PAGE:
This section provides that Ordinance No. 30 is adopted to amend Section 7 entitled "Sewer Rates" and Section 7(A) entitled "Sewage Treatment Rates" and Section 7(B) entitled "Minimum Sewer Bills" and Section 7(c) entitled "Debt Service Charge" and Section 7(C)(1) entitled "Capital Charge" and Section 7(C«2) entitled "Front Footage Charge" and Section 7(D) entitled "Sewer Connection Charge" to provide for new unit charges," various new water a n d sewer rates and charges and to modify the method for charging front footage charges.
The Observer A Eccentric
will not only connect your family to the world of ideas. Our digital TV service will give you the best
CONSTRUCTION OF ORDINANCE.
This section provides that this Ordinance shall be liberally construed in such m a n n e r as to best effectuate its p u r p o s e . The provisions of t h i s Ordinance shall be construed, if possible, in s u c h m a n n e r as to make such provisions compatible and consistent with t h e provisions of all existing Ordinances of
connection to the world of entertainment. With
fK«» TYiwnahip a m ) nil a w p n / l n M n l . t H » r « l n
REPEAL OF CONFLICTING SECTIONS.
flawless reception and all the movies, sports and
. This section provides that portions of Ordinance No. 30 are hereby repealed only to t h e extent necessary to give t h i s amendatory Ordinance full force snd effect.
entertainment you want, there's no better way to hook
T h i s section provides that this O r d i n a n c e becomes effective J u n e 19, 1997 a f t e r publication of the second reading. Motion by Bennett, supported by LaJoy, to sward the bid for the Denton Park Sports Complex Construction to t h e low bidder DeAngelis Landscape, Inc., in the amount of $989,834.00 and to establish a contingency fond of $90,000 00. Motion carried unanimously Motion by Bennett, supported by Kirchgatter, to reprogram $101,624.00 from Land Acquisition Sports Complex t o Community Improvement Fund - Sport* Park Development account *'246-750-970-0000 Motion earned inammoufily Motion by Bennett, supported by Shefferly. to s w s r d t h e bid for t h e construction of Barchester park to t h e low bidder Warren Contractors and Development, Inc., in the amount of $153,715.25 plus establish a contingency fund of $15,000.00. Motion carried unanimously. Motion by Bennett, supported by Shefferly; to reprogram $28,715.00 from the C o m m u n i t y Improvement F o n d a c c o u n t #246-750-970-0000 f r o m Fire S t a t i o n Demolition to B a r c h e s t e r P a r k Development. Motion c a r r i e d
up to a whole lot of fun. (D In time, much like water, gas and electricity, Broadband will become such a powerful connection, such an integral part of your day-to-day life, that it will be hard to imagine life
Motion by Bennett, supported by Kirchgatter. to increase CarlislWWortman Associates, inc., professions! s e r v i c e s contract for Barchester p a r k by $1,138.00. Motion carried unanimously. Motion by Bennett, supported by LaJoy; to authorize the Supervisor to execute a contract with Governmental Consultant Services Inc., to coordinate all lobbying activities rslativ* to C a n t o n as directed by the Supervisor for ons y e a r a t t h e cost of $3,000.00 per m o n t h . I f u r t h e r move to increase appropriations as follows: Appropriation from Fund Balance 101-000-699-0000 $21,000 To Contracted Services 101-171-818-0000 $21,000 Motion carried unanimously ADJOURN Motion byMcLaughlin, supported by LaJoy, to sdjourn the masting at 8:50 PM. Motion carried Board on June 10.1997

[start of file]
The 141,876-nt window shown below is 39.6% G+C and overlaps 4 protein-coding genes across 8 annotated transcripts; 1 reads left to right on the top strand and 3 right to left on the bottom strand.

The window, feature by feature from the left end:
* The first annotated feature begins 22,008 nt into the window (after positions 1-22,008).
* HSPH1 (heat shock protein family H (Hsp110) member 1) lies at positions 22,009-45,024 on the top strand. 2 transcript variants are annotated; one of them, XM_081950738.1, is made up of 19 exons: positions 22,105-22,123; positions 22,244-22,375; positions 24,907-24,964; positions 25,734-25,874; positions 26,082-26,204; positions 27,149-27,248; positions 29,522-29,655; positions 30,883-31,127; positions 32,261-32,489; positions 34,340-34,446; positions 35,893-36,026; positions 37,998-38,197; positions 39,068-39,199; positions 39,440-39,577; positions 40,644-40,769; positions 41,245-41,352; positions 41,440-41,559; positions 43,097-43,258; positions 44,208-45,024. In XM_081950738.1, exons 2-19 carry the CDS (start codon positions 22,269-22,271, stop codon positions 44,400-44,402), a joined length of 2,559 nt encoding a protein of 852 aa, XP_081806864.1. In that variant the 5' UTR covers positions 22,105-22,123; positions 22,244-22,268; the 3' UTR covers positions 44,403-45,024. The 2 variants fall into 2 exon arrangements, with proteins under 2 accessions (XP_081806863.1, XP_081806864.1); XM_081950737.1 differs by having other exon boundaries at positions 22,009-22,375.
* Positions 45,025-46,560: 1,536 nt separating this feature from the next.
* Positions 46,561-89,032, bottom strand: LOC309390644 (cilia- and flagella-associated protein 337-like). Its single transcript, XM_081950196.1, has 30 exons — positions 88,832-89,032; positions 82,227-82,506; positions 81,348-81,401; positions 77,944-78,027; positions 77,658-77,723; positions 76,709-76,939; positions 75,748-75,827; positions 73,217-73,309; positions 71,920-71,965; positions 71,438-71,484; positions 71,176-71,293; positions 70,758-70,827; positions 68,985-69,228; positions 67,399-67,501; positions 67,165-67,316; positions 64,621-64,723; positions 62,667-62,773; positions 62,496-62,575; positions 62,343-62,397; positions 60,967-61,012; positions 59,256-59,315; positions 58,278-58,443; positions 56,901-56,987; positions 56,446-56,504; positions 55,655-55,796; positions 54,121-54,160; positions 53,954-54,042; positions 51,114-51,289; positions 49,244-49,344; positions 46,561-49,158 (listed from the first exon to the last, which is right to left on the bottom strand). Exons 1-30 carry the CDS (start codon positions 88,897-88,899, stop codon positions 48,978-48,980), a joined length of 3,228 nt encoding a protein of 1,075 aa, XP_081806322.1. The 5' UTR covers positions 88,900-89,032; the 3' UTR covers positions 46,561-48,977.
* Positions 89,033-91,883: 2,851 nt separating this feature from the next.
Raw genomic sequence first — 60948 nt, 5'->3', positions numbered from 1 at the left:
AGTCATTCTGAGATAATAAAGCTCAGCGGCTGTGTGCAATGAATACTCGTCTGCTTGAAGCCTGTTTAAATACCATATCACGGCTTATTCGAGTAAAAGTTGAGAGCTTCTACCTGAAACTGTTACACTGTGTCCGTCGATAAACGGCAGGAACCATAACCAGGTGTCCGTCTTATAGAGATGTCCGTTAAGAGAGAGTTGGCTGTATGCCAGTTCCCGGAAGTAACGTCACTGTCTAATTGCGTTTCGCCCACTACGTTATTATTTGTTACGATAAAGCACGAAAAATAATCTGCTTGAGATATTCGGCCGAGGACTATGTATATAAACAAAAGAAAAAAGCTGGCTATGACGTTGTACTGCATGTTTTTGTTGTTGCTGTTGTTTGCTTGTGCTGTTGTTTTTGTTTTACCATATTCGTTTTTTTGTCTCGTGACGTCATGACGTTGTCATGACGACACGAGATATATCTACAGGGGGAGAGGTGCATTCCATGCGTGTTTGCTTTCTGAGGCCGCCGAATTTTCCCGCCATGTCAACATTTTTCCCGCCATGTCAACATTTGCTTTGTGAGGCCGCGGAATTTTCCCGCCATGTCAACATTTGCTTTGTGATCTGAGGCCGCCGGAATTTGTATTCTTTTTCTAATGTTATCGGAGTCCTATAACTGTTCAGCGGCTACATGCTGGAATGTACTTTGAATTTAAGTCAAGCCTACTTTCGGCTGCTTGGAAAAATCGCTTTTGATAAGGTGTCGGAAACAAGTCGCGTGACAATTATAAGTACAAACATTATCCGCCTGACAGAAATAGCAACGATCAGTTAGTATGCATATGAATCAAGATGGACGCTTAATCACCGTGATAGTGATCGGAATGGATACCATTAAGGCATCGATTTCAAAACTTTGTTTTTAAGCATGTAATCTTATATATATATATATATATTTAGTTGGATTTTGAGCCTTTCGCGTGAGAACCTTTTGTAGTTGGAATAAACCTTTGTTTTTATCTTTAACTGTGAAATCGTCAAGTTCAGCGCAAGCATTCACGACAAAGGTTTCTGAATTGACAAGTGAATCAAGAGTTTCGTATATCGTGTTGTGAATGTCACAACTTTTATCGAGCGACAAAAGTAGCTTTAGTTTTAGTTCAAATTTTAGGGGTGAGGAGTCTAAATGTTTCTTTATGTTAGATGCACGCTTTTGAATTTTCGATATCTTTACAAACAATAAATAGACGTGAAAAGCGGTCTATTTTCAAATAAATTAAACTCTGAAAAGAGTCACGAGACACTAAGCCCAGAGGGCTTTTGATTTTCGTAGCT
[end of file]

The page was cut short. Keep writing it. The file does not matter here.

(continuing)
TERRY O. BENNETT. Clerk
without it. For more information, call 1-888-843-9294 or visit our Web site at http://www.mediaone.com
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m t e v *ec HBO • l I||i1il mtmo* ma* a Tn* mnm Ennervwi Compar* I » '
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A14 T h o m a s for his past performance on the board, but I truly
believe t h a t Carol Bollman is the best candidate for the job. She has devoted many y e a r s of her time to the district and is familiar with almost every phase of it. I sincerely believe she will put kids first. Barbara Graham Plymouth
Conference and District C h a m pionship; Girl's Basketball Conference and District C h a m pionship; Boy's Swimming District Championship; Girl's Gymnastics District Championship; qualified for Girl's Volleyball State District Championship for the first time in 19 years; Boy's Cross Country Districts; Girl's Cross Country' Conference and District
Congrats grads Congratulations on your achievement. Please, class of 1997, look at what you have done. Your Class Council h a s h a d great leadership. You s t a r t e d out slow but have developed into a great leadership group. If it h a d to be done, you did it. Your class j u s t this y e a r won the Boy's Basketball
Championship; a n d Boy's Soccer Conference, Division, and District Champions. Wow, are we great. You have also won m a n y other a r e a s of o u t s t a n d i n g awards like Debate; Forensics; Concert Choir; a n d t h e P E C P Marching Band e a r n e d a superior rating in competition. I could write a lot more. Four long years have passed
and you've grown so much in wisdom, m a t u r i t y and responsibility. You are ready to meet the m a n y challenges t h a t lie ahead in life. Class o f ' 9 7 , you have the opportunity to m a k e a positive difference in the future. Go for it. Get involved. Ken S m i t h , 1997 S e n i o r C l a s s Advisor
Mr. Sill. 65, of Minis, FLorida, died May 26 in Oak Park. III. Born in Warren. Mr. Sill was a material handler at Chrysler